Geirangerfjord is not only one of the most famous fjords in Norway, but also a UNESCO World Heritage Site and a popular destination for cruise ships. The 15 km long fjord is known for its snow-capped peaks and thundering waterfalls, which can be admired especially during a boat trip from the water. Therefore, a visit to the Geirangerfjord was also part of our Norway itinerary. Everything you need to know about the journey and the activities, you will find in the following sections.
We are Sabrina and Andreas, two adventurous travelers who never miss an opportunity to discover the world. Whether by plane to distant countries or with our campervan Bruno, we just love to travel. We hope to give you helpful tips for your next trip on our blog.
Sabrina & Andreas Globetrotters, Travelers, Adventurers
How to get to Geirangerfjord
The best way to reach the Geirangerfjord is by car or by boat. From June to August you can take the Hurtigruten from Bergen to the Geirangerfjord. The rest of the year the coastal liners dock in Ålesund instead. However, most people will travel to Geirangerfjord by car from the different regions of Norway. It is important to distinguish between roads that are only passable in certain months and those that are passable all year round.
Roads passable all year round
- Oslo via Lillehammer: Dombås – Åndalsnes – Sjøholt: approx. 8 hours, 550 km
- Oslo via Lillehammer: Lom – Stryn – Hellesylt – Stranda: approx. 9 hours, 560 km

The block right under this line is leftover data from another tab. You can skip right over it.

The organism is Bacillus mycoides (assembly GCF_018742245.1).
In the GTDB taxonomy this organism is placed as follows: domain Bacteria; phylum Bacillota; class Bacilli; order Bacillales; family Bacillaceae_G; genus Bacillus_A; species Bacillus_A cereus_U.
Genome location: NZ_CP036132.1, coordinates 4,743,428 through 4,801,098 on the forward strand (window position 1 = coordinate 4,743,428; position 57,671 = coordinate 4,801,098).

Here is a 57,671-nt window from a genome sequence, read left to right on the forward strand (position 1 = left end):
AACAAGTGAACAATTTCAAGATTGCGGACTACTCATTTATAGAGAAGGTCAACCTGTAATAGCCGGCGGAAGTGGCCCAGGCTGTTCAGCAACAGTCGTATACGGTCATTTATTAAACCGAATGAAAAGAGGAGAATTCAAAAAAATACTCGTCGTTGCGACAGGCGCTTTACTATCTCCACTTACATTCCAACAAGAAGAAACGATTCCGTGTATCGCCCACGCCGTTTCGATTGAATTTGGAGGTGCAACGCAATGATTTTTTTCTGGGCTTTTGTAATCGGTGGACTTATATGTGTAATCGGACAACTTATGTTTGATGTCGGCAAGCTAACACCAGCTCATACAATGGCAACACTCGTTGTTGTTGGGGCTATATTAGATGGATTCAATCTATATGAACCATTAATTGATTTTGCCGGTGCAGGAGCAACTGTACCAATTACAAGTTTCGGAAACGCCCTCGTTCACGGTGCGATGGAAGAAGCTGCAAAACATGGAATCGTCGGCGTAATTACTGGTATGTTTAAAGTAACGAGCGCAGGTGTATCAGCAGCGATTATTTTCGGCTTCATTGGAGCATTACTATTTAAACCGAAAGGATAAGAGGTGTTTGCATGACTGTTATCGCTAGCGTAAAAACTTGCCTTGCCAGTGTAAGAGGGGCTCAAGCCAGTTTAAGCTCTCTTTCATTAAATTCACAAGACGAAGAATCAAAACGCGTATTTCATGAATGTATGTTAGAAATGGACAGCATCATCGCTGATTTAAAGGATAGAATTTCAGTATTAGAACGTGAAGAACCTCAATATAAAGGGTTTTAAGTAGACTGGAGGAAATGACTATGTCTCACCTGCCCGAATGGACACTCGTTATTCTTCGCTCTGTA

- Bergen – Geiranger: via E39 approx. 8 hours, 430 km
- Trondheim via Molde: via E39 approx. 7 hours, 400 km
- Trondheim via Dombås: via E6 and E136 approx. 7.5 hours, 470 km
Roads only passable in summer
- Oslo via Lillehammer incl. highlight Trollstigen: Dombås – Åndalsnes – Trollstigen – Valldal: approx. 7 hours, 490 km
- Oslo via Lillehammer: Lom – Geiranger road (No. 63): approx. 6 hours, 410 km
- Trondheim via Åndalsnes incl. highlight Trollstigen: Trollstigen – Valldal: approx. 6.5 hours, 410 km
Hotel Recommendation at Geirangerfjord
Who could imagine anything better than just enjoying the view of the Geirangerfjord for hours? You sleep here in a cozy little cabin with a well-equipped kitchen.
The evening you can spend on the terrace and just enjoy this amazing view.
Things to do at Geirangerfjord
The fjord itself is not the only highlight. In the vicinity of the Geirangerfjord you will also find the famous mountain road Trollstigen as well as “The Seven Waterfalls” which plunge into the Geirangerfjord. We were most impressed by the viewpoint Geiranger Skywalk on the mountain Dalsnibba. At an altitude of almost 1500 m, you feel like the king of the world and have a breathtaking view of the fjord and the surrounding peaks. At places like this we are always impressed by how beautiful Norway is and we can totally understand why it is in the Top 10 countries with the best quality of life.
Dalsnibba – Geiranger Skywalk
If you take the E15 to the E63 and continue towards Geirangerfjord, you will inevitably pass another pass road that leads to the top of the Dalsnibba skywalk. The way up is with 15 € per car not quite cheap, but at a height of almost 1500 meters you not only have a great view of the Geirangerfjord, but you also have the feeling to have arrived at the true top of the world, because you are on the same level with almost all surrounding mountains and have a 360° view of countless mountain peaks covered with powdered sugar.
And of course, if you like speedy driving like I do, the drive up the mountain and back down is a lot of fun too. Sabrina unfortunately suffered a bit on the way down, but she has to go through that sometimes 😉